According to donatelife.net, 100,000 people in the United States are on the national transplant waiting list for a donor kidney, and another person is added to the register every 10 minutes.
The website states that while family members are often the most likely to be compatible living kidney donors, many people undergo successful transplants with kidneys donated from people who are not related to them.
Meriden resident Barietta L. Rodriguez is one of those Americans praying for a hero donor to emerge.
Not too long ago, Rodriguez, a 20-year-old Maloney High School graduate, had dreams of going to college and becoming an English teacher.
Now, she’s urgently seeking a donor for a kidney transplant.
Rodriguez was diagnosed with lupus-nephritis in December of 2017, and the autoimmune disease caused her kidneys to fail.
“My life was totally flipped upside down out of nowhere,” Rodriguez told the Record-Journal. “They said that lupus caused kidney failure and that I was at about 15 to 20 percent kidney function at that time.”
Since her kidneys cannot filter toxins, Rodriguez is undergoing regular dialysis treatments, for which she had to have a catheter surgically placed into her veins.
Rodriguez has been searching for a potential kidney donor since October.
In June, doctors will determine whether to place her on the active kidney donation list, making her eligible for a transplant.
“All my peers have gone to college already, they’re working their job, they’re earning money, they’re traveling, and I’m stuck at home going to dialysis,” Rodriguez said.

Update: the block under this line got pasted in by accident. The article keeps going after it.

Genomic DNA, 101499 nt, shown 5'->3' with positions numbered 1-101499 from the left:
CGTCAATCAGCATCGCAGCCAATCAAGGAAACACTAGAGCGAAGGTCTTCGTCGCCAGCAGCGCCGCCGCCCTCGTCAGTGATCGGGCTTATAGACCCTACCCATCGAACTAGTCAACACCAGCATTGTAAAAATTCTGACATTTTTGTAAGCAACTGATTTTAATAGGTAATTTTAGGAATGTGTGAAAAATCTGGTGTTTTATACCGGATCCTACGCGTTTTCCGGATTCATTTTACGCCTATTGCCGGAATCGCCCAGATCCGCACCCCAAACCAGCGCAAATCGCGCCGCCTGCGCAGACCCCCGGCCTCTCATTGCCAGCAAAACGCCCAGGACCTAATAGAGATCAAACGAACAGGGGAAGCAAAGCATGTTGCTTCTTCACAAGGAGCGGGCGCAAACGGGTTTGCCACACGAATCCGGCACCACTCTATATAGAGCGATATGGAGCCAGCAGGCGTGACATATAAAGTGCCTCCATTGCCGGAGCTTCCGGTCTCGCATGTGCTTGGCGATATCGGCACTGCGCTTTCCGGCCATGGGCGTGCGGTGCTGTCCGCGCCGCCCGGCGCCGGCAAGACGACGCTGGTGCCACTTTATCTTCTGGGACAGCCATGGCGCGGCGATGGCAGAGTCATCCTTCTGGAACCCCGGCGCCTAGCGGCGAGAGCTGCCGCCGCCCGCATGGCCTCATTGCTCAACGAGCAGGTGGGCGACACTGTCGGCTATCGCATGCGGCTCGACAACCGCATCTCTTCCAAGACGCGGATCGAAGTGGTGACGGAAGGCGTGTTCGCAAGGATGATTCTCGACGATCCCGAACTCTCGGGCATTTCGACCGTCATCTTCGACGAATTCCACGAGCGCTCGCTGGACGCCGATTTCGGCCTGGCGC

While the past couple years have been difficult ones for Rodriguez, she presses on, taking strength from her loved ones, including her fiance, whom she began dating a few months before her lupus diagnosis.
And Rodriguez stays as active as she can. She volunteers for Prom Angels Foundation, a nonprofit that supplies prom dresses to those who can’t afford one, and during food giveaways at her local church.
Just imagine how much good this young woman — and others in need of a kidney transplant — could do with their health restored.
Those interested in donating a kidney should call Hartford Hospital’s Transplant Program at 860-972-9918 for more information.
To get a good idea of how much of a difference organ donation can make, consider the recent experience of Jaelin Highsmith, a 22-year-old Meriden man who went through month of testing an complicated surgery to donate a part of his liver to a person he had never met.
Highsmith read via Facebook about Madison Ricci, a 19-year-old Hamden resident who was diagnosed with lupus when she was 12 and has had to contend with the illness since.
After Ricci had a frustrating experience with a transplant procedure that had to be called off, her mother set up a Facebook page, Miracle for Maddie.
That miracle came in the form of Highsmith, a Platt High School graduate.
“it feels like a weight lifting off my shoulders,” said Ricci. “I finally get to live a normal life.”
That’s as profound a difference as you can make on behalf of another person.
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